There should be no argument that Buffalo needs to help its many poor residents find affordable housing. The city’s renaissance can be wholly virtuous only if it ensures that rising prosperity doesn’t leave behind those who can’t otherwise afford the increasing rents.
Unfortunately, that circumstance is exactly what appears to be happening, as waiting lists appear for subsidized housing. “The market has changed here,” said David Alexander, a principal with SA+A Development, which develops affordable housing. “We have over 500 units in Buffalo, and we are 100 percent occupied. We didn’t have waiting lists before. Now we do.”
That, at least in part, is because rents are rising faster than inflation even as the census shows the number of low-income residents increasing in recent years. That’s a crisis equation, one that Buffalo needs quickly to recalibrate.
The good news is that there are several ways to begin addressing those conditions, although one of them, known as inclusionary zoning, could well threaten the city’s expansion. It’s not the best way forward.
Inclusionary zoning is a policy that requires developers of higher-end, market-rate apartment buildings to include some units that low-income people can afford. It sounds fair and its goals are surely worthy, but while the policy has had some success in areas with economic forces that are different from Buffalo’s, in this city it could have a destructive impact.
In San Francisco, or New York City, such a policy can work because populations are growing and land values – and thus rents – are high. Buffalo may be growing again, based largely on its influx of refugees, but it’s not exploding and, while land values and rents have risen here, both are still moderate compared to other cities. In addition – and critically – construction costs in Buffalo are high.
Thus, developers pay more to build here but command rents lower than other regions, and there is no substantial population gain.
To add into that delicate balance the requirements of inclusionary zoning would almost certainly be self-defeating. Developers would look to build in other municipalities, providing less new space for everyone in the city, regardless of income.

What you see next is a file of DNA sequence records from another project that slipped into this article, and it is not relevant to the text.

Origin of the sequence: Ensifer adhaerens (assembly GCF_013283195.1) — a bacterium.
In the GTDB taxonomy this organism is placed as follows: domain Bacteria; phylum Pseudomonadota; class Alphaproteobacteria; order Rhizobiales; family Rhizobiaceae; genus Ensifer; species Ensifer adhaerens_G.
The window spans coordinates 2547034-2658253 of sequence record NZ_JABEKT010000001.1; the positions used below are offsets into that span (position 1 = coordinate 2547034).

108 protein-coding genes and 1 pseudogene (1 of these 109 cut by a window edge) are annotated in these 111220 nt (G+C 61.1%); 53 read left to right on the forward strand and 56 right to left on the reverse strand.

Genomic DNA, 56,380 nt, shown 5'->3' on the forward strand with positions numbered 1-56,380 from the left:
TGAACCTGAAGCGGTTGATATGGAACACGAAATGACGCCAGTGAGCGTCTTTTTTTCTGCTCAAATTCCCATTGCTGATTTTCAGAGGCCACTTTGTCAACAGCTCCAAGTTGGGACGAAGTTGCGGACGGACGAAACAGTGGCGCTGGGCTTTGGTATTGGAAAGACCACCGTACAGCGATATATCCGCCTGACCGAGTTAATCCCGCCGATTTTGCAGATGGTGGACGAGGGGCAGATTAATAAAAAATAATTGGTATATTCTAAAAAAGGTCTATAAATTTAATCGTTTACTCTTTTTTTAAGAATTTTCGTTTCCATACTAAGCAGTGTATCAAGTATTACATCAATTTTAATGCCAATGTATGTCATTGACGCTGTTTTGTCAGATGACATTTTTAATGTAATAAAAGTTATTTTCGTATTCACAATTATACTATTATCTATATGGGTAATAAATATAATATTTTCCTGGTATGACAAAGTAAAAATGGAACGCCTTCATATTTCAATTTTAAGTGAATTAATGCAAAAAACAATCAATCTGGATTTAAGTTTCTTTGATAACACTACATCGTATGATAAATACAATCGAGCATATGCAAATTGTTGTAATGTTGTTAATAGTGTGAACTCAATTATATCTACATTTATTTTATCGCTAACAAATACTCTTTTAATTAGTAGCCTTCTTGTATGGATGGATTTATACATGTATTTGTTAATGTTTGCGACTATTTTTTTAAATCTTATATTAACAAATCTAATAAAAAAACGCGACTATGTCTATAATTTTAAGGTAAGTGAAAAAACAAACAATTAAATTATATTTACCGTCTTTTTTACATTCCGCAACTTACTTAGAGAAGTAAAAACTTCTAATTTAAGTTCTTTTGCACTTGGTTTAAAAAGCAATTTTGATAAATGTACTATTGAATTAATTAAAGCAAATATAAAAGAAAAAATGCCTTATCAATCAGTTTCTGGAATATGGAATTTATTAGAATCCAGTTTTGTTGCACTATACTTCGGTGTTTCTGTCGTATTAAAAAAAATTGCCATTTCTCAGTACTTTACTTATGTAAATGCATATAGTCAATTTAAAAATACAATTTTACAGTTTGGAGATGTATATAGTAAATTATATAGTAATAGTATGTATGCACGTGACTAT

The policy has advocates in the city but, fortunately, Mayor Byron W. Brown seems to understand the pointed threat that inclusionary zoning would pose to the city’s revival. Meanwhile, Common Council President Darius G. Pridgen, while acknowledging broad support for the policy on the Common Council, also said that developers need to be among the stakeholders involved in determining how best to move forward.
There are other possibilities. Developer Nick Sinatra, for example, acknowledged that there is “a huge demand for affordable housing not being met,” but suggested an alternative way of meeting it.
“Let’s look at ways to allow for more public funding to build new units and renovate underutilized projects,” Sinatra said, suggesting up to 15 projects of at least 100 units each in coming years. “That would make an impact,“ he said. To create a similar number of low-income units under inclusionary zoning would require more than 5,000 units in private developments. “Not happening,” he said.
He’s right. The unintended consequences of inclusionary zoning are too risky for Buffalo. If that conclusion is wrong, it may be proved in Hamburg, which recently enacted such a policy but which has no record yet to examine. Even then, Hamburg’s realties are different from those in Buffalo, the third-poorest city in the country.
It is clear that Buffalo needs to do more to meet the surging demand for housing for its low-income residents. It would be intolerable not to act as waiting lists grow and people of this city have increasing trouble finding a place to live.
But the way forward needs to be scouted out better than it has been so far. There isn’t time to delay, but time must be made to do this right.